The Meek And Mighty BrideRepresentations of Esther, Old Testament Queen of Persia, on Fifteenth-Century Italian Marriage Furnitureby Anna Drummond
Cassone and spalliere panels depicting the Old Testament Book of Esther were produced by a number of Florentine artists during the fifteenth century. The workshops of Jacopo Sellaio; Filippino Lippi and Marco del Buono Giamberti and Apollonio di Giovanni di Tomaso present Esther as a humble and virtuous queen. Their choice of scenes from the text and distinctive characterisation of the heroine can be interpreted in light of the purpose and function of cassone and spalliere in fifteenth-century Florence, in particular the association of such items with marriage. Representations of Esther can also be interpreted in light of contemporary sources on female education. These recommended depictions of righteous heroines as useful in promoting virtuous behaviour in women, and discussed Esther as an example of obedience and good conduct. In this context, representations of Esther on such marriage furniture can be interpreted as presenting didactic lessons for Renaissance brides.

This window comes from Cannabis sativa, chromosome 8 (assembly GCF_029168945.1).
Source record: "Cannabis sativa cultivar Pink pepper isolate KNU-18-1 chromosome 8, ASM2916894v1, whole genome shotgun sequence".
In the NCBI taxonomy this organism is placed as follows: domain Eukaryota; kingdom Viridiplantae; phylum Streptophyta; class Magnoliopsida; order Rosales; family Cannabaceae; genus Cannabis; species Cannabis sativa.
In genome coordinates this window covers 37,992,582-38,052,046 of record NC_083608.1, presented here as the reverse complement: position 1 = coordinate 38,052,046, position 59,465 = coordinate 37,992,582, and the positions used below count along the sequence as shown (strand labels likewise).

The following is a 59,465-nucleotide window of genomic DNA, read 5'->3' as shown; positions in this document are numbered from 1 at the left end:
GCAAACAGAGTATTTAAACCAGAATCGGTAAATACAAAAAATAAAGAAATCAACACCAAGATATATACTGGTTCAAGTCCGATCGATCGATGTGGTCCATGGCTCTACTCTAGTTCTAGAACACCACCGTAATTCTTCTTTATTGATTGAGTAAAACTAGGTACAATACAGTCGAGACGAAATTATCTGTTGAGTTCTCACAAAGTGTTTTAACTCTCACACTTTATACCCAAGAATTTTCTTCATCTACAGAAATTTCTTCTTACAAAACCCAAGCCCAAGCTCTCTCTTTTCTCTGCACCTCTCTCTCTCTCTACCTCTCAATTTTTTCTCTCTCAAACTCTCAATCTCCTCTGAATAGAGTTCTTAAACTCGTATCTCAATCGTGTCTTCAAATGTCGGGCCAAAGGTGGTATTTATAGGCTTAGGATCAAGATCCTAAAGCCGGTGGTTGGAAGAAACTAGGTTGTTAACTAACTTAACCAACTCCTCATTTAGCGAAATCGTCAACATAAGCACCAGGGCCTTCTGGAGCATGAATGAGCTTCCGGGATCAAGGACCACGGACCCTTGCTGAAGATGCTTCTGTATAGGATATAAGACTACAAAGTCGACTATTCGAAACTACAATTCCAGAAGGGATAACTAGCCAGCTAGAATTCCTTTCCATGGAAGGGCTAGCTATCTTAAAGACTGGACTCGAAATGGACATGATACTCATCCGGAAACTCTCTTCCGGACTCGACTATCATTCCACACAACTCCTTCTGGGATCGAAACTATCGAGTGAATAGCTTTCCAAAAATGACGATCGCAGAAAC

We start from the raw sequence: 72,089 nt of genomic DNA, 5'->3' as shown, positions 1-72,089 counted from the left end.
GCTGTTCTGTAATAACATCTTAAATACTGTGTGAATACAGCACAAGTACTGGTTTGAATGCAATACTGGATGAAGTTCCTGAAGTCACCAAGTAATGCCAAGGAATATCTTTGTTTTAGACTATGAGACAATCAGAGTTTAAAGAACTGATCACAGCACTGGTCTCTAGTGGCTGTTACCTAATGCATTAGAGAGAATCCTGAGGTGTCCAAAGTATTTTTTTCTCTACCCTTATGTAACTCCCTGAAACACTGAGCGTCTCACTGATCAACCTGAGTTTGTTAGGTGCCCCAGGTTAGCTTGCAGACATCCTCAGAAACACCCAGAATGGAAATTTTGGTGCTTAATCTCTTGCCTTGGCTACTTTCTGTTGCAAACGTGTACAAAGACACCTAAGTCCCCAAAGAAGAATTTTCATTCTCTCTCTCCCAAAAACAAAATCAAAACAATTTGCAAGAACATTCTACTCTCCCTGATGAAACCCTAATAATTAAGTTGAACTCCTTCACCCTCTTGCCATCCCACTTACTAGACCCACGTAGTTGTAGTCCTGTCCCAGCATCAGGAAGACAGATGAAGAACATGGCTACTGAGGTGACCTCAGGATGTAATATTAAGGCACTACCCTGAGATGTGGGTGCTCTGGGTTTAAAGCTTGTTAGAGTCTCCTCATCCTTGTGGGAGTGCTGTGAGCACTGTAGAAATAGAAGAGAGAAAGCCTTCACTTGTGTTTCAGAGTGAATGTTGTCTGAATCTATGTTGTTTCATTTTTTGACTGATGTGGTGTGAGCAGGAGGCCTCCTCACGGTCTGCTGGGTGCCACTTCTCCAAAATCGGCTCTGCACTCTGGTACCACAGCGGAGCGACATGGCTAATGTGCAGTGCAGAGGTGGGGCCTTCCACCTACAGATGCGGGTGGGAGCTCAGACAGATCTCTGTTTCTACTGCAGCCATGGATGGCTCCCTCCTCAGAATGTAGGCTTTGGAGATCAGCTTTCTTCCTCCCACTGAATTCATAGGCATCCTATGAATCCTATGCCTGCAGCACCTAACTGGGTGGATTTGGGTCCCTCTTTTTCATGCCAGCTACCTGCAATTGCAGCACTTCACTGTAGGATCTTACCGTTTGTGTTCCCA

Anna Drummond is a doctoral candidate in Art History at the University of Melbourne, Australia.